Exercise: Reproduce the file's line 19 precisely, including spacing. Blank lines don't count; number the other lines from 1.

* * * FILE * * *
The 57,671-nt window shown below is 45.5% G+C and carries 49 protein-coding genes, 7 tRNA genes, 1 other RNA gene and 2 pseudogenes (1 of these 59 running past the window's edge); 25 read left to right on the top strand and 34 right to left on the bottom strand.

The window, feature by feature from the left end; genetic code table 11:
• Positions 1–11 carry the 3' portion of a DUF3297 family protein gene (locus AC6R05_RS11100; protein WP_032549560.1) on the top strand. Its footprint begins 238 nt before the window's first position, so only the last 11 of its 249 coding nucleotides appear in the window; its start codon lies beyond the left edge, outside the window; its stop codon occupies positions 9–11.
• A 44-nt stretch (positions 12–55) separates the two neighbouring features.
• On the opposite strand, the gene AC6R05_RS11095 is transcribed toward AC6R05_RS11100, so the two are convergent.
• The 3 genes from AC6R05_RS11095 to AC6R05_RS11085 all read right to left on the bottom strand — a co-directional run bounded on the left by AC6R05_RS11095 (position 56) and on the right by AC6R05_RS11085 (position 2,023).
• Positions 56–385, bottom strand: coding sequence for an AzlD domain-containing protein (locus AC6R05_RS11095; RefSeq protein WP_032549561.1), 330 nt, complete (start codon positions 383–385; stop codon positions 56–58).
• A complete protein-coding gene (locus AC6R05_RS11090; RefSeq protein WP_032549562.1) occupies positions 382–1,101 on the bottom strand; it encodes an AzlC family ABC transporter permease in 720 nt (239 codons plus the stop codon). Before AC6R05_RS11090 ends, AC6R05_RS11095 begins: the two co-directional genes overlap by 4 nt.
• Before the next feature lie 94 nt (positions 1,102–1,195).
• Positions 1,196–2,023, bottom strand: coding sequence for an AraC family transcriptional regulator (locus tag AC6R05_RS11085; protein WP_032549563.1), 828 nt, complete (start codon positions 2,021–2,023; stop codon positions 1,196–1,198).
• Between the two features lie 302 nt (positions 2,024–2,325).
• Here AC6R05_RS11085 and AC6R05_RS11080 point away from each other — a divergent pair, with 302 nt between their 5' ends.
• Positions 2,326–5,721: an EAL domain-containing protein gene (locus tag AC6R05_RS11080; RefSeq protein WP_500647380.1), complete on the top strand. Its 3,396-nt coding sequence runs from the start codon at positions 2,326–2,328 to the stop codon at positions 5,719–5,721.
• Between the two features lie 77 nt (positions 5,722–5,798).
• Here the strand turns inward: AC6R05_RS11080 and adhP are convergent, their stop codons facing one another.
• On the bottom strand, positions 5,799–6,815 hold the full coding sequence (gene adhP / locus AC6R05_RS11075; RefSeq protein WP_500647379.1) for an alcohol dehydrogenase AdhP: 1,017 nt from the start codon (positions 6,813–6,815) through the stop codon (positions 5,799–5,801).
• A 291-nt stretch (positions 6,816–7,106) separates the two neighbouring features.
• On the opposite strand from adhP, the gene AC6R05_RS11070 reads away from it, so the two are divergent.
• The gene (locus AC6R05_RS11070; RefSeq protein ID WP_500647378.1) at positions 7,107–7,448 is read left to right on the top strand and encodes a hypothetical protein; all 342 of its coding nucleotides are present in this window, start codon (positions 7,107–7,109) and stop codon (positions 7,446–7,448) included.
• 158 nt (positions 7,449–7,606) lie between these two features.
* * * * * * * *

• The gene (locus AC6R05_RS11070; RefSeq protein ID WP_500647378.1) at positions 7,107–7,448 is read left to right on the top strand and encodes a hypothetical protein; all 342 of its coding nucleotides are present in this window, start codon (positions 7,107–7,109) and stop codon (positions 7,446–7,448) included.